My experience is that MySQL takes the most skill and effort to scale. While proxy-based solutions like MySQL Proxy look promising, I don't see strong signals about it becoming fundamentally easier for mere mortals to scale MySQL.

It is not unlikely that in the future, scaling a Drupal site is done using a radically different model. Amazon EC2, Google App Engine and even Sun Caroline are examples of the hosting revolution that is ahead of us. What is interesting is how these systems already seem to evolve: Amazon EC2 allows you to launch any number of servers but you are pretty much on your own to take advantage of them. Like, you still have to pick the operating system, install and configure MySQL, Apache, PHP and Drupal. Not to mention the fact that you don't have access to a good persistent storage mechanism. No, Amazon S3 doesn't qualify, and yes, they are working to fix this by adding Elastic IP addresses and Availability Zones. Either way, Amazon doesn't make it easier to scale Drupal. Frankly, all it does is making capacity planning a bit easier ...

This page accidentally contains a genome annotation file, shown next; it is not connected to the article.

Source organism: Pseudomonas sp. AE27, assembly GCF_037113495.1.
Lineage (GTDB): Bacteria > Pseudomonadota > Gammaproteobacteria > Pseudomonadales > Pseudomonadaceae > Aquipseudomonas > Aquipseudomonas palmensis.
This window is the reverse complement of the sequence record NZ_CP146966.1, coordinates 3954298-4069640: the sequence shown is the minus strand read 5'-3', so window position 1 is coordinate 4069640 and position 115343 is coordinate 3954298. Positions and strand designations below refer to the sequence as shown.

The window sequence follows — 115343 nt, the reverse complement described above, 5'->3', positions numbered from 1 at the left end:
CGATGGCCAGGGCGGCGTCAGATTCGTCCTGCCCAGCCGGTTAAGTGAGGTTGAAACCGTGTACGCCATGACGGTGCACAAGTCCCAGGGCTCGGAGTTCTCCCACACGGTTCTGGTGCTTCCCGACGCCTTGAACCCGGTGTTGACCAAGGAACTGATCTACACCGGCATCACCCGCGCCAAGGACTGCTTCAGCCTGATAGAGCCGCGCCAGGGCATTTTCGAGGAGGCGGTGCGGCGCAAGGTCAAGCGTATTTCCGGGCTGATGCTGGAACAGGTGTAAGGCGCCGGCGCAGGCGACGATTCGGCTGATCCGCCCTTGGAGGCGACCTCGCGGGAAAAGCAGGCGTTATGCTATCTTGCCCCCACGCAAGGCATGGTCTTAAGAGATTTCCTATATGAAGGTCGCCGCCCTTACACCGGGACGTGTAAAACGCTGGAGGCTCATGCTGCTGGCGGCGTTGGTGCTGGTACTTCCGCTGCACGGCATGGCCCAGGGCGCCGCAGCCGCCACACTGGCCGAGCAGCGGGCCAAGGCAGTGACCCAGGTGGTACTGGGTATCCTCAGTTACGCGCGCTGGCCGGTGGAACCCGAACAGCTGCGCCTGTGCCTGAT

Then comes along Amazon SimpleDB, Google App Engine and Sun Caroline. Just like Amazon EC2/S3 they provide instant scalability, only they moved things up the stack a level. They provide a managed application environment on top of a managed hosting environment. Google App Engine provides APIs that allow you to do user management, e-mail communication, persistent storage, etc. You no longer have to worry about server management or all of the scale-out configuration. Sun Caroline seems to be positioned somewhere in the middle -- they provide APIs to provision lower level concepts such as processes, disk, network, etc.